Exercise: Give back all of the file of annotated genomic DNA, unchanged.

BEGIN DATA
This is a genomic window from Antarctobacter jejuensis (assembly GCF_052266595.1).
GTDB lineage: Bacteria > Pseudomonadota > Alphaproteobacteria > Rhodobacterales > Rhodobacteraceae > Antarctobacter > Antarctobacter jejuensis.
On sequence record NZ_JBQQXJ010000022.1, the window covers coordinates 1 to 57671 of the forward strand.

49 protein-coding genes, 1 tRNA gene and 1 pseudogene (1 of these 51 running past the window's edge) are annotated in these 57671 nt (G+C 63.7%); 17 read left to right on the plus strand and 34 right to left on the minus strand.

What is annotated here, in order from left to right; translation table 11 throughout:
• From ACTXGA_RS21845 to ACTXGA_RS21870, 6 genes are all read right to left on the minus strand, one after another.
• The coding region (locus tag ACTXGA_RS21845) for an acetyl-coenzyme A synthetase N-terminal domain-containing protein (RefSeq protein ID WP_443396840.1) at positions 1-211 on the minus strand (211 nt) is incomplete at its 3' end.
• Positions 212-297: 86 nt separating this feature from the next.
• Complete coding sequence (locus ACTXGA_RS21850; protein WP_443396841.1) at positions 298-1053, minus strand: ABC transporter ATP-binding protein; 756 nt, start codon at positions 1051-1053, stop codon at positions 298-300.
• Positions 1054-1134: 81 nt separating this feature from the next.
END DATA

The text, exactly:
This is a genomic window from Antarctobacter jejuensis (assembly GCF_052266595.1).
GTDB lineage: Bacteria > Pseudomonadota > Alphaproteobacteria > Rhodobacterales > Rhodobacteraceae > Antarctobacter > Antarctobacter jejuensis.
On sequence record NZ_JBQQXJ010000022.1, the window covers coordinates 1 to 57671 of the forward strand.

49 protein-coding genes, 1 tRNA gene and 1 pseudogene (1 of these 51 running past the window's edge) are annotated in these 57671 nt (G+C 63.7%); 17 read left to right on the plus strand and 34 right to left on the minus strand.

What is annotated here, in order from left to right; translation table 11 throughout:
• From ACTXGA_RS21845 to ACTXGA_RS21870, 6 genes are all read right to left on the minus strand, one after another.
• The coding region (locus tag ACTXGA_RS21845) for an acetyl-coenzyme A synthetase N-terminal domain-containing protein (RefSeq protein ID WP_443396840.1) at positions 1-211 on the minus strand (211 nt) is incomplete at its 3' end.
• Positions 212-297: 86 nt separating this feature from the next.
• Complete coding sequence (locus ACTXGA_RS21850; protein WP_443396841.1) at positions 298-1053, minus strand: ABC transporter ATP-binding protein; 756 nt, start codon at positions 1051-1053, stop codon at positions 298-300.
• Positions 1054-1134: 81 nt separating this feature from the next.